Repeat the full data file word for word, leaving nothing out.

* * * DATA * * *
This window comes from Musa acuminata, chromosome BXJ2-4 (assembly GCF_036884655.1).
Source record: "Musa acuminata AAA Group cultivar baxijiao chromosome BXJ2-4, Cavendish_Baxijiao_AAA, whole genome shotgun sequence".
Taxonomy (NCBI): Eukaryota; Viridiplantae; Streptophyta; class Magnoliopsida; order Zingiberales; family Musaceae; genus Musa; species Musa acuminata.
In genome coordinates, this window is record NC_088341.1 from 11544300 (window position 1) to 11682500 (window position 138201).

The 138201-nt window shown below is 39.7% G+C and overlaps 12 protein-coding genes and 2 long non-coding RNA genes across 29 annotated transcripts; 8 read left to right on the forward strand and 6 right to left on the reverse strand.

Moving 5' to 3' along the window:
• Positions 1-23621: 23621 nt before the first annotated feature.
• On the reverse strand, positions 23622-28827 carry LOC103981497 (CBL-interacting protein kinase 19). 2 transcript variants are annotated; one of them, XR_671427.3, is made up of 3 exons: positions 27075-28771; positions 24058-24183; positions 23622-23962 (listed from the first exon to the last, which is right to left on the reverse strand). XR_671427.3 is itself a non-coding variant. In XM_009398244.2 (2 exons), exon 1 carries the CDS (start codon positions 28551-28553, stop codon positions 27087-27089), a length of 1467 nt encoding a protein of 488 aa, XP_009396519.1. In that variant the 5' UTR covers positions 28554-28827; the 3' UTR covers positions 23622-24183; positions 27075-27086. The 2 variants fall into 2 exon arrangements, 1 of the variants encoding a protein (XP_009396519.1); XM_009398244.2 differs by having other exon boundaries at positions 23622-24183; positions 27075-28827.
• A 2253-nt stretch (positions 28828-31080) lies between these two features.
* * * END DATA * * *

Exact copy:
This window comes from Musa acuminata, chromosome BXJ2-4 (assembly GCF_036884655.1).
Source record: "Musa acuminata AAA Group cultivar baxijiao chromosome BXJ2-4, Cavendish_Baxijiao_AAA, whole genome shotgun sequence".
Taxonomy (NCBI): Eukaryota; Viridiplantae; Streptophyta; class Magnoliopsida; order Zingiberales; family Musaceae; genus Musa; species Musa acuminata.
In genome coordinates, this window is record NC_088341.1 from 11544300 (window position 1) to 11682500 (window position 138201).

The 138201-nt window shown below is 39.7% G+C and overlaps 12 protein-coding genes and 2 long non-coding RNA genes across 29 annotated transcripts; 8 read left to right on the forward strand and 6 right to left on the reverse strand.

Moving 5' to 3' along the window:
• Positions 1-23621: 23621 nt before the first annotated feature.
• On the reverse strand, positions 23622-28827 carry LOC103981497 (CBL-interacting protein kinase 19). 2 transcript variants are annotated; one of them, XR_671427.3, is made up of 3 exons: positions 27075-28771; positions 24058-24183; positions 23622-23962 (listed from the first exon to the last, which is right to left on the reverse strand). XR_671427.3 is itself a non-coding variant. In XM_009398244.2 (2 exons), exon 1 carries the CDS (start codon positions 28551-28553, stop codon positions 27087-27089), a length of 1467 nt encoding a protein of 488 aa, XP_009396519.1. In that variant the 5' UTR covers positions 28554-28827; the 3' UTR covers positions 23622-24183; positions 27075-27086. The 2 variants fall into 2 exon arrangements, 1 of the variants encoding a protein (XP_009396519.1); XM_009398244.2 differs by having other exon boundaries at positions 23622-24183; positions 27075-28827.
• A 2253-nt stretch (positions 28828-31080) lies between these two features.